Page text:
Capital punishment; justices say death penalty is up to juries, not judges

Juries rather than judges must make the crucial factual determinations that subject a convicted murderer to the death penalty, the Supreme Court ruled today in a decision that invalidated the death penalty laws of five states and cast doubt on the laws of four others.

Nearly 800 people are on death row in the nine states where judges ultimately determine sentences, with or without a jury’s advisory opinion. While inmates whose appeals have been exhausted face high procedural obstacles to benefiting from the new ruling, dozens, at least, will be entitled to resentencing as a result of the court’s 7-to-2 decision.

In addition, state legislatures will need to redraft laws that were explicitly or presumptively constitutional under Supreme Court precedents before the justices took a sharp new turn on the respective roles of judge and jury in criminal sentencing two years ago in Apprendi v. New Jersey.

Ring v. Arizona, No. 01-488, was the case the court decided today in an opinion by Justice Ruth Bader Ginsburg over dissenting votes by Justice Sandra Day O’Connor and Chief Justice William H. Rehnquist. [Excerpts, Page A20.] In Arizona, judges determine the existence of the ”aggravating factors” that separate murderers eligible for death sentences from those who are not.

Colorado, Idaho, Montana and Nebraska have the same sentencing approach. In four other states, Alabama, Delaware, Florida and Indiana, the jury presents an advisory verdict but the judge makes the final sentencing decision.

The decision today will also require a change in the federal death penalty law. While juries determine the existence of aggravating factors under the federal law, those factors are not charged in the indictment, as they must be under the ruling today. The Supreme Court is likely to vacate an appeals court decision upholding the death sentence of one federal prisoner, Billie J. Allen, whose appeal, Allen v. United States, No. 01-7310, has been before the court since last October.

Coming four days after a major ruling that abolished the death penalty for mentally retarded offenders, the decision today gave the appearance of a new Supreme Court momentum against the death penalty. But that was only an appearance. The decision assumed the validity of capital punishment in general as well as the death penalty laws of 29 states that already conform to the requirement the court set today.

The ruling was, instead, the result of the justices’ confrontation with the implications of its decision in Apprendi v. New Jersey. In the context of a New Jersey hate-crime statute that imposed a higher sentence if a judge found that a crime was committed with a biased motive, the Apprendi decision held that any factor that led to a sentence higher than the statutory maximum must be charged in the indictment and found beyond a reasonable doubt by the jury.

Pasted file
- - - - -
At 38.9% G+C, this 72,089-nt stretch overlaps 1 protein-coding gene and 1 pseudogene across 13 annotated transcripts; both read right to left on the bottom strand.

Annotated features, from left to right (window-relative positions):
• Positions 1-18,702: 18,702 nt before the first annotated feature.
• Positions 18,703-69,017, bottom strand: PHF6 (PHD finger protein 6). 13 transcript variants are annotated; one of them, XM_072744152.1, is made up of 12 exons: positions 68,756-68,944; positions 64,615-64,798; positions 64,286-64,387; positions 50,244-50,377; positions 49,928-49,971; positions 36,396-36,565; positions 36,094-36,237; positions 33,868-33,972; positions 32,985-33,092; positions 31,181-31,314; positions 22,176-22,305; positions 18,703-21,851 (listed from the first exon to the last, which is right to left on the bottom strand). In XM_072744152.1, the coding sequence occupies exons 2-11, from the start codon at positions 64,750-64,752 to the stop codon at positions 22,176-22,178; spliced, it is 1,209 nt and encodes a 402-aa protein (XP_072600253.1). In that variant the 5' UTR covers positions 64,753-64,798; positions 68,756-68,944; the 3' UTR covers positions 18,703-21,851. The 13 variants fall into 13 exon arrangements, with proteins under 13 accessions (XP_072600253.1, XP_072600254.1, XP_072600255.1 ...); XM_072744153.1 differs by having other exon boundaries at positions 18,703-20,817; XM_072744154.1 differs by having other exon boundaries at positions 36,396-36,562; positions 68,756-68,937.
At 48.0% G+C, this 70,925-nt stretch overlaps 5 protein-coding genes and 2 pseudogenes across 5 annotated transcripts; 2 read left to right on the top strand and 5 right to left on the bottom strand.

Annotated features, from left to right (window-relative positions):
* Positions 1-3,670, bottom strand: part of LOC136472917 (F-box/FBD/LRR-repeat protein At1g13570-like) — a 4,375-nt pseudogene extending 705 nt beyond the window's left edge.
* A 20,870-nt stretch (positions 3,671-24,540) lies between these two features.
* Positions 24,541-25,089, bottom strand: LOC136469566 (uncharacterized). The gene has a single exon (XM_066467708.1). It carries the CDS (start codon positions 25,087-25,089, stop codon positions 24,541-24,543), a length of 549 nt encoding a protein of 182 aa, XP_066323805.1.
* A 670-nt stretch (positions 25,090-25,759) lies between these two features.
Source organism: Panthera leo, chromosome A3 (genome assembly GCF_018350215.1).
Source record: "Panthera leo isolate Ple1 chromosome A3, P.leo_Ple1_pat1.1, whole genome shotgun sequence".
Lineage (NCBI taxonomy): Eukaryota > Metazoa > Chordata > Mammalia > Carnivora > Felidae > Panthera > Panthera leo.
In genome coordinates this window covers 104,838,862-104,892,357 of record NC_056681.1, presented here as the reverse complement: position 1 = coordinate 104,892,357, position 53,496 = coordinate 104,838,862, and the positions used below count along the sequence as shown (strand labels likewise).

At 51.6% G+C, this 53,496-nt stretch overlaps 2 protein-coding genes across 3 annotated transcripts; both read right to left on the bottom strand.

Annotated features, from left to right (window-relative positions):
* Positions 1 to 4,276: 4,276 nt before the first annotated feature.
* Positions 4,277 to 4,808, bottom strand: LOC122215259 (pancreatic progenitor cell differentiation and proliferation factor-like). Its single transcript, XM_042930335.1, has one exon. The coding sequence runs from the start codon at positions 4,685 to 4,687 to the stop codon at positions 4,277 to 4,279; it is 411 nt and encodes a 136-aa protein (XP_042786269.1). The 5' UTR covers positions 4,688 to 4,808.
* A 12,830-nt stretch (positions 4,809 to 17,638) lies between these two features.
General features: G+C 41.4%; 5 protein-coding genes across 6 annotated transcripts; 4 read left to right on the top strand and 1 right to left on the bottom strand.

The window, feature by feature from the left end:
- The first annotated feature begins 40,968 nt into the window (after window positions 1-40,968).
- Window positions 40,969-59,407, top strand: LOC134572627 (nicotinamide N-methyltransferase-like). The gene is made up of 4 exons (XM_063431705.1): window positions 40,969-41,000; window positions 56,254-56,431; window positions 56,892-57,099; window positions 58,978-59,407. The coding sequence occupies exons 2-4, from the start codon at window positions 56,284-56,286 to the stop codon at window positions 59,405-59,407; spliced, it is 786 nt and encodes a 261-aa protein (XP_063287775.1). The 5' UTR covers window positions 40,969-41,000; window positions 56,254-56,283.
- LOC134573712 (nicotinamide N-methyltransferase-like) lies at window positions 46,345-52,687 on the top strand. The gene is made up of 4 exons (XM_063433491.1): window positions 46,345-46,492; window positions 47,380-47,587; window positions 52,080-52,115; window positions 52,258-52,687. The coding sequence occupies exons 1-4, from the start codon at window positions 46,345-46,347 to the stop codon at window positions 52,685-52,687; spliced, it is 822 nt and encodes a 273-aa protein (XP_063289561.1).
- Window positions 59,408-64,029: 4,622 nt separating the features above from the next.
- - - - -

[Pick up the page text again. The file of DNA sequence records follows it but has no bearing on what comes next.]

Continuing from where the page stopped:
The court held that in the Arizona case the maximum sentence under the statute was life in prison, with additional findings by a judge required to make a defendant eligible for the death penalty.

The Apprendi decision was based on the Sixth Amendment right to trial by jury. Although the majority opinion in that case, by Justice John Paul Stevens, disavowed any impact on the court’s precedents upholding sentencing by judges in death penalty cases, a dissenting opinion by Justice O’Connor warned that the Arizona death penalty law could not survive application of the principle the majority had embraced.

In her dissenting opinion today, Justice O’Connor agreed that the Apprendi decision and the Arizona law were irreconcilable, but said the preferred course would be to preserve the Arizona law and overrule Apprendi, which she said ”had a severely destabilizing effect on our criminal justice system.”

Besides raising questions about the death penalty laws in nine states, the Apprendi decision raised a question about the growing use of mandatory minimum sentences higher than the normal minimums. At issue was whether the same Sixth Amendment principle applied to factors like the quantity of illegal drugs or the use of a gun that required higher minimum sentences. Could judges continue to make the factual findings on such aggravating circumstances?

The court rejected that potential extension of the Apprendi decision in a second ruling today that, in practical effect on the criminal justice system, applied more broadly than the death penalty ruling.

By a vote of 5 to 4, the court held that as long as the judge imposed a sentence that was within the statutory range, the defendant’s right to trial by jury was not compromised even if the judge determined the facts that led to the higher minimum sentence.